How do courts determine if evidence is reliable and valid before allowing it into testimony?
What is the role of the Frye standard or Daubert standard in determining whether or not the courts will accept biometric evidence?
What rules does your state use in this regard?
How reliable is fingerprint evidence? Consider examples of its use in criminal courts.
How do other biometrics compare to the reliability and validity of fingerprint evidence?
What are some of the challenges associated with lower forms of biometrics, such as facial recognition, and acceptance as evidence in court?
What is the role of the expert witness related to biometric evidence in court?
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Due to the increased detachment of the approach, most global security organizations have embraced biometric identification advances. As such, it is easier for crime investigators to identify and use evidence related to human characteristics as left in the crime scene. However, the evidence collected requires an expert witness to evaluate and present the verifications. Despite the general acceptability tests for the biometric evidence, there exists the challenge of different professional opinions as presented by both the defendant and the plaintiff. Therefore, the court uses both rigid and flexible standards to evaluate the reliability of evidence before its application in the case progress. In addition, some biometric identifies offers more valid and reliable evidence than other. In 2009, Ashikhmin, Berdine, Morrissey, and Greggory undertook a research on the efficiency of the available biometric evidence where they concluded that fingerprinting in the reliable followed by other form such as vein identification and facial recognition (Ashikhmin, Berdine, Morrissey, & Greggory, 2009).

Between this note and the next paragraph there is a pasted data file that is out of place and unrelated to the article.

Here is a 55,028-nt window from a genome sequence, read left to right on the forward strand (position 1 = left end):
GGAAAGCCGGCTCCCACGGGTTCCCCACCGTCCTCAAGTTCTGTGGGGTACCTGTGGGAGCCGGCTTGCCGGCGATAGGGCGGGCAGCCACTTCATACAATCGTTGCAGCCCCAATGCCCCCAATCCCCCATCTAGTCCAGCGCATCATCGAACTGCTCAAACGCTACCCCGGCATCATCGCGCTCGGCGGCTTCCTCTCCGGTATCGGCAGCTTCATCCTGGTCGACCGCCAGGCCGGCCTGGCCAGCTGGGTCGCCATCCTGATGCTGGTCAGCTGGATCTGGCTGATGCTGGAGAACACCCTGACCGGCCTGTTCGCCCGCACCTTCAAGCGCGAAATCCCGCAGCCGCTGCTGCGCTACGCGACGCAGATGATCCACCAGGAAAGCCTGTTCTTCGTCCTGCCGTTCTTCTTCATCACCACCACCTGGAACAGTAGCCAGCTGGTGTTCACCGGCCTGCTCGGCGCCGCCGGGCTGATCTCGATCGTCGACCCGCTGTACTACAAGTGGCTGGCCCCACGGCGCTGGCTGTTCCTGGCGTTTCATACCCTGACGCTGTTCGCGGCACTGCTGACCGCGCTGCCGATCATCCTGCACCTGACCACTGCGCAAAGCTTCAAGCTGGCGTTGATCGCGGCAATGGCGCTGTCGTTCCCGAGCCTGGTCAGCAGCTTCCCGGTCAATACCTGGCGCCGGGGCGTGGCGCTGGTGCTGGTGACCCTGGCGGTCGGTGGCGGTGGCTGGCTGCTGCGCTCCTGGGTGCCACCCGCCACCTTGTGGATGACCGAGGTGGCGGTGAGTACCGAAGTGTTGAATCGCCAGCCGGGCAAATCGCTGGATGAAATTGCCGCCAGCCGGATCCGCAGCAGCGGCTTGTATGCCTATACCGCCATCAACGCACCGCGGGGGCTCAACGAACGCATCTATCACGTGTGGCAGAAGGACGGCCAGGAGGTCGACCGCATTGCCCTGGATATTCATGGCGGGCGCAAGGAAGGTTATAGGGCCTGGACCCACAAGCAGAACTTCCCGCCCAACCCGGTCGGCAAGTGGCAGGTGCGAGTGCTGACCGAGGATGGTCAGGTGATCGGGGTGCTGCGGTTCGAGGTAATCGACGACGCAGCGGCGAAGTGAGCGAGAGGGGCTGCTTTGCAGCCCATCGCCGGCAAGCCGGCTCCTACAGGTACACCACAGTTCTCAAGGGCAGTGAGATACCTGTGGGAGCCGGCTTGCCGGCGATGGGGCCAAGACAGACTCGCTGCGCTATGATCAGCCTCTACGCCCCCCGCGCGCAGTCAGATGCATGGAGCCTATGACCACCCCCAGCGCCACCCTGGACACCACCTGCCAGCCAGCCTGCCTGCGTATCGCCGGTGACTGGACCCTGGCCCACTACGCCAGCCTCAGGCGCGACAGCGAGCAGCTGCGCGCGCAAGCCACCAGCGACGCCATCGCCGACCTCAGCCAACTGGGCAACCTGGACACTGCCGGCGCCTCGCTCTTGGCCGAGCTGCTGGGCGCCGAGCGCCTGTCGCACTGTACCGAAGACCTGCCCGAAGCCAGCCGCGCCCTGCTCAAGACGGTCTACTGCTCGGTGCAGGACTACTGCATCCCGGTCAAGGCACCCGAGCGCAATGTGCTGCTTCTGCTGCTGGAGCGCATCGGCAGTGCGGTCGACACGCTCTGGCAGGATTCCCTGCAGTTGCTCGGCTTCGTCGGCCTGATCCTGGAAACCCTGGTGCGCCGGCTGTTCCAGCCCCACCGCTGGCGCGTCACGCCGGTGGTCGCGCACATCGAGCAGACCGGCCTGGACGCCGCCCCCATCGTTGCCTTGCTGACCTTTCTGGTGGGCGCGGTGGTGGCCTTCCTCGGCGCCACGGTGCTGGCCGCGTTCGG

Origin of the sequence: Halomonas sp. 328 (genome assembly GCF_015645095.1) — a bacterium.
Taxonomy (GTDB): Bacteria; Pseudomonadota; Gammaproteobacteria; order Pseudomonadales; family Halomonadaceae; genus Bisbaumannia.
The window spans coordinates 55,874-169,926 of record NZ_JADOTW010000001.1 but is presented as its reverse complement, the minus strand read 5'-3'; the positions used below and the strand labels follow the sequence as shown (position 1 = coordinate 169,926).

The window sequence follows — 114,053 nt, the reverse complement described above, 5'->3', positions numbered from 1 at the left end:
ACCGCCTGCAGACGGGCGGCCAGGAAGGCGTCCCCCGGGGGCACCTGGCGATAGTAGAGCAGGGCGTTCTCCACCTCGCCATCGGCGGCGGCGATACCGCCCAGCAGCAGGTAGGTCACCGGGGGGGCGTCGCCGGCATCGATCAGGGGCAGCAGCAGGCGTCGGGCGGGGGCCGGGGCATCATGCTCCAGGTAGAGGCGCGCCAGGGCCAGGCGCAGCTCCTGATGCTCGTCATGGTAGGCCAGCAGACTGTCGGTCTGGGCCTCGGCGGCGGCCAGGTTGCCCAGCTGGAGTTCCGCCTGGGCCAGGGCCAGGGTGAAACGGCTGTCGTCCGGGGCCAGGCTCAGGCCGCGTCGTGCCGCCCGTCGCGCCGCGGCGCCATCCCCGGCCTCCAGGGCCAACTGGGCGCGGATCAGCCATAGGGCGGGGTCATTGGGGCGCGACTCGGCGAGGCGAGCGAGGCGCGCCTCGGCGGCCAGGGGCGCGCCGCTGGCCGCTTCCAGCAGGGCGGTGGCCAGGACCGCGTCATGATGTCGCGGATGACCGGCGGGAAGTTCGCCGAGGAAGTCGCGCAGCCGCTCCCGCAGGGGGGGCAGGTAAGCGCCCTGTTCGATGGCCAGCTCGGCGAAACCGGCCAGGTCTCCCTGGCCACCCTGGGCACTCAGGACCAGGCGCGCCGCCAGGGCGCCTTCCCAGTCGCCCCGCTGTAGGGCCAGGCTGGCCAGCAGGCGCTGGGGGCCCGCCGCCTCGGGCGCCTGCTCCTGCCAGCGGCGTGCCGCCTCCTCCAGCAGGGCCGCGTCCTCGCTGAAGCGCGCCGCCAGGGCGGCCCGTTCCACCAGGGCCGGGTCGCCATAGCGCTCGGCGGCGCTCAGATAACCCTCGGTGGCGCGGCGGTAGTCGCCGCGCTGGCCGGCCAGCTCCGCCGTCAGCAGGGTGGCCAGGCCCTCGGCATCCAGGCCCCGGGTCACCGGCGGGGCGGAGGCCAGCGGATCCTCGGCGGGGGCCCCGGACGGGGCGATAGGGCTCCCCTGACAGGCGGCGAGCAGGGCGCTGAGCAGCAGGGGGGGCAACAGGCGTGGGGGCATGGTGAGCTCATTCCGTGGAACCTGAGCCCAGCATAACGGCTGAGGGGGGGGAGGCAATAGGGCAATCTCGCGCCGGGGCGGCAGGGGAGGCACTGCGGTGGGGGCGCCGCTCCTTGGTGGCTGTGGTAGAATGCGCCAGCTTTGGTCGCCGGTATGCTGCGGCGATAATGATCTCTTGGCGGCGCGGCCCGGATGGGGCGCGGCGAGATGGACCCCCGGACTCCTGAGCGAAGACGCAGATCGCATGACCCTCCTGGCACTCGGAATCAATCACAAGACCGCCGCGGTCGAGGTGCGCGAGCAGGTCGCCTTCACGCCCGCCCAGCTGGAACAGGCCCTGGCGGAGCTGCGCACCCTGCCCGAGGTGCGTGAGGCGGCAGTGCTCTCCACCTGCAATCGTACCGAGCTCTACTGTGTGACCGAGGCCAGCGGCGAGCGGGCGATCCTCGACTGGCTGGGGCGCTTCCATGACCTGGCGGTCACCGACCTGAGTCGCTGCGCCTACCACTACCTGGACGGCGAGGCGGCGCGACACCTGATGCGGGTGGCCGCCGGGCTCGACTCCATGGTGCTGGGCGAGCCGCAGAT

Definition of Biometric Evidence
According to Biometrics Science (2014), biometric evidence is a unique human characteristic, physical, or behavioral patterns, recoverable in a crime scene or any significant locations to help in the case appraisal. Since, 1950’s, most countries including USA has a countrywide biometric database that has the most unique attributes of the citizens used in individuals identification. In example, through pre-collected fingerprints of all the USA citizens, the police or scene investigators are able to identify any fingerprints left in a crime scene to identify the individuals who were in the scene before, during, or after the crime (Biometrics Science, 2014). Globally, fingerprinting is the most common form of biometric identification following the ease of access and multiple applications. Therefore, biometric evidence is a combination of all human and behavioral characteristics that are valid enough for case presentation as a proof of identification.
A. Advantages of Biometric Evidence
Following the increased high-level crimes, biometric evidence offers multiple advantages as applied in court processes. To begin with, biometric evidence helps to narrow down the case possibilities to a workable list of predictions. However, it is vital to understand that biometric evidence is not fool proof, nonetheless, despite the possible alteration of the evidence; the investigators can equally use it to make accurate estimations and find more facts. For instance, if a scene investigator receives contradicting identifications, he or she can use it to reconstruct the premeditated crime. In most cases, criminals plant biometric evidence of possible suspects to compromise the investigations. All the same, upon discovering the evidence is misleading, the investigators can still use it to pursue the real culprit. Secondly, biometric identifications, unlike the traditional forms of identifications offer a specific identification of a personage. The main tenet that enables the automated biometric systems to operate so effectively is the uniqueness of the targeted human patters. Therefore, any biometric data identifies a specific person as opposed to the range offered by most sources like cameras. In example, a camera can record the height of a criminal...